Samuel Pleasants Parsons House

The Samuel Pleasants Parsons House is a historic dwelling located at 601 Spring Street in Richmond, Virginia. It is best known for being the home of quaker, abolitionist, and prison superintendent Samuel Pleasants Parsons. It is likely that this house was once a stop on the Underground Railroad.[2] It is the oldest remaining building within the Oregon Hill neighborhood.[1]

Samuel Pleasants Parsons House
A historic home in Richmond, Virginia. The picture is taken from the front of the residence facing south. The house is federalist style, with red painted brick and a gabled roof.
Samuel Pleasants Parsons House, 2020
Location601 Spring Street
Richmond, Virginia
Coordinates37°32′20.4″N 77°26′59.2″W / 37.539000°N 77.449778°W / 37.539000; -77.449778Coordinates: 37°32′20.4″N 77°26′59.2″W / 37.539000°N 77.449778°W / 37.539000; -77.449778
Built1818[1]
Architectural styleFederal-Style,[1] Greek Revival[1]
Part ofOregon Hill Historic District (ID91000022)
Designated CPFebruary 5, 1991

HistoryEdit

 
A picture taken in 1986, while the dwelling was being used by Virginia Department of Corrections for a work program.

Samuel Parsons had his residence built in 1818 around his time as the superintendent at the Virginia State Penitentiary which too stood on spring street across Belvedere Street.[3][1] The dwelling is the only surviving building of "Harvie's Plan" of 1817.[1] Beginning in the 1870s, the dwelling was used to house unwed mothers and later served the Virginia Department of Corrections as a refuge for young female offenders in their work release program.[1][2]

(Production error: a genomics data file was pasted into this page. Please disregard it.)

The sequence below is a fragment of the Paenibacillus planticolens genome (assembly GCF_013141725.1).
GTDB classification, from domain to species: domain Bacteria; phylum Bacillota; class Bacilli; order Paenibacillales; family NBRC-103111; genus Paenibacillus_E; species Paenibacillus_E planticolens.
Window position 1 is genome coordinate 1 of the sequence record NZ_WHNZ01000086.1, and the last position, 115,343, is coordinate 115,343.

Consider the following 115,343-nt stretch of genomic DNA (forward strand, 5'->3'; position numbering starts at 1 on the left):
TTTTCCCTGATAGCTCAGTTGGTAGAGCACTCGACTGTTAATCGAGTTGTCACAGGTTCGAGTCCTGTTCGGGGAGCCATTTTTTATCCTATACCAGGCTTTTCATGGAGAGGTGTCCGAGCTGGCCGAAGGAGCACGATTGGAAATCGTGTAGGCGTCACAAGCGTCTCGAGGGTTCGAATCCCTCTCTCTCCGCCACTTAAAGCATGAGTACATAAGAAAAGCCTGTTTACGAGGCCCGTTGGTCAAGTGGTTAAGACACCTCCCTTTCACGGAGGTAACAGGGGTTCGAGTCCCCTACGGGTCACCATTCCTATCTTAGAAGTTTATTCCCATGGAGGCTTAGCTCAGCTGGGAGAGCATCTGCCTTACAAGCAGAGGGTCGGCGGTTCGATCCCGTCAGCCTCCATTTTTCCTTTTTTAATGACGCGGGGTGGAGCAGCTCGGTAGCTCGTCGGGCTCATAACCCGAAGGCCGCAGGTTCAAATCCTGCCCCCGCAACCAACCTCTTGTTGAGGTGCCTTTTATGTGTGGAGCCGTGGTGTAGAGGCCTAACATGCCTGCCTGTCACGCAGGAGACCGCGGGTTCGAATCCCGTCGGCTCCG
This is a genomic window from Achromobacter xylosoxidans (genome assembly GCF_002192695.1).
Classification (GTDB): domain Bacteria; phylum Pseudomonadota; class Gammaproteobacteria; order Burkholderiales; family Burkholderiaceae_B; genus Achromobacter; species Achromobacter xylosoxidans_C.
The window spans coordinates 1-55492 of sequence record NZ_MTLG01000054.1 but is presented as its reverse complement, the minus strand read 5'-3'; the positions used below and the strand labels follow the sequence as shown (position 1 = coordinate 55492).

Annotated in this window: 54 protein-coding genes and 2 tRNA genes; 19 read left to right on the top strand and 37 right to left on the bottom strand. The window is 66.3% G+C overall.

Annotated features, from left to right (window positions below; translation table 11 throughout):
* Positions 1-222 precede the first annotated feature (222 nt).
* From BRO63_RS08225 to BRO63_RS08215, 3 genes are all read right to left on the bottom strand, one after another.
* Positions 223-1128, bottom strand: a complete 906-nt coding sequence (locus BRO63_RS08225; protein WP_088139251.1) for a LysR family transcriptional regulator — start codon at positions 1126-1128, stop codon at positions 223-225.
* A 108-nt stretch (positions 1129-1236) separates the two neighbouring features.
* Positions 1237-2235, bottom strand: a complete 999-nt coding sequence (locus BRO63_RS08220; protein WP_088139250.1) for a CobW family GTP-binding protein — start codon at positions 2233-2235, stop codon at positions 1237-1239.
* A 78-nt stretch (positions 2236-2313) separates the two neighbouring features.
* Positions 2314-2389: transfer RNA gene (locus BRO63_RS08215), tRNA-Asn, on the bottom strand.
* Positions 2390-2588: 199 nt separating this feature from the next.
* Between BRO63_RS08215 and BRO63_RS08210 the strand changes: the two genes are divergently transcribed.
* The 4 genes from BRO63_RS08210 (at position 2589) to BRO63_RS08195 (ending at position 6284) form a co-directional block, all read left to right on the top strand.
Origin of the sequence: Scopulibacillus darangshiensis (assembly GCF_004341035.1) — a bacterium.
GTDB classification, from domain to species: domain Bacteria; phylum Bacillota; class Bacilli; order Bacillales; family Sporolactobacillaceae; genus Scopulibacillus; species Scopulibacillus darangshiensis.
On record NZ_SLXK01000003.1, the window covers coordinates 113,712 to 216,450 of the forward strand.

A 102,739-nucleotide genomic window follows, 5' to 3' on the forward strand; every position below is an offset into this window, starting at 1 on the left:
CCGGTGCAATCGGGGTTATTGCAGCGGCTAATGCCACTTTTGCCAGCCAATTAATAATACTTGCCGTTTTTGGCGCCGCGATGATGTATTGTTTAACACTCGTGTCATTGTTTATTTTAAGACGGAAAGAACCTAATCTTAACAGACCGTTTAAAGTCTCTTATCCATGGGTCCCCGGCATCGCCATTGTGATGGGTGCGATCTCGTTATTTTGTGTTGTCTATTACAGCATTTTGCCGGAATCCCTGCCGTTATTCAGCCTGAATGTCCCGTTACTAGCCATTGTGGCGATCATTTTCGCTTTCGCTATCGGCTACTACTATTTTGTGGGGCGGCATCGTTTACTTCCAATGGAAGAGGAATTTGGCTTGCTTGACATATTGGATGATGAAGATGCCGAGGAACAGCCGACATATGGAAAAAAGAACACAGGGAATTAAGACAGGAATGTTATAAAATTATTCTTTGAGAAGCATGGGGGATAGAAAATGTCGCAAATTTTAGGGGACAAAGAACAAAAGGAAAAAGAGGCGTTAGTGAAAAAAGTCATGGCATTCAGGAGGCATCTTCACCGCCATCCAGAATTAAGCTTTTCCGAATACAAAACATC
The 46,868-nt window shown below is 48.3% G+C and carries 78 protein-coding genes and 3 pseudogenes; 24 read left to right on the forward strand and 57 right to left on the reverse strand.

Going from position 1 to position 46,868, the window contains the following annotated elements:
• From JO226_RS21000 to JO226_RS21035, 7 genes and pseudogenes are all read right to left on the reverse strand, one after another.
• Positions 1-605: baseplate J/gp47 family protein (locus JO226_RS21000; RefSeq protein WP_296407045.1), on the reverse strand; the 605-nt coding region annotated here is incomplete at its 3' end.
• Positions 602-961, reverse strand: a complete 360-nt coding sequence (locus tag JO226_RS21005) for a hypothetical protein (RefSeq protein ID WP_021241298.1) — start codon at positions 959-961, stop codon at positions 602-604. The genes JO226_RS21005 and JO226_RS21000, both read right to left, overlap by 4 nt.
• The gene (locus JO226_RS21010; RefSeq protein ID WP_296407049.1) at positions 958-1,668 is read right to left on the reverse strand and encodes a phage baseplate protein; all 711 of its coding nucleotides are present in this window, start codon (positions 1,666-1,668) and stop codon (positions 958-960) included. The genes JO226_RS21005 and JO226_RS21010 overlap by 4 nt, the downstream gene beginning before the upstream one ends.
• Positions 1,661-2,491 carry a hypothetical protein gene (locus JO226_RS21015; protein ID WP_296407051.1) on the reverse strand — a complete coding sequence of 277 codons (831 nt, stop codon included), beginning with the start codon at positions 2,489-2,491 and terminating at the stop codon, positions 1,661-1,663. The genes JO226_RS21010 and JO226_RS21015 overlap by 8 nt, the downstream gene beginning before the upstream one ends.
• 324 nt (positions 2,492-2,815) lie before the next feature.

By the turn of the 21st century, the house had fallen into despair, graffiti covered the walls, and a decade had passed since the dwelling had been inhabited.[2] In 2000, local developer Robin Miller renovated the dwelling and now it serves as apartments.[2]

ArchitectureEdit

The Federalist-Style house was originally built in 1818 with additions being added in later years.[1] It has a gabled roof and a Greek Revival portico on each of its front entrances. Important interior details survive, such as fireplace mantels and some woodwork.[2][1]

ReferencesEdit

  1. ^ a b c d e f g h i Buckingham, Carol. "NRHP nomination form" (PDF). National Archives. National Park Service. Retrieved 16 March 2020.
  2. ^ a b c d e Toivonen, John. "The home of a 19th-century abolitionist soon will get new life in Oregon Hill". Style Weekly. Retrieved 16 March 2020.
  3. ^ Pool, Charles. "Historical Documentation of the Site of Venture Richmond's Proposed Amphitheater" (PDF). oregonhill.net. Oregon Hill Home Improvement Council. Retrieved 16 March 2020.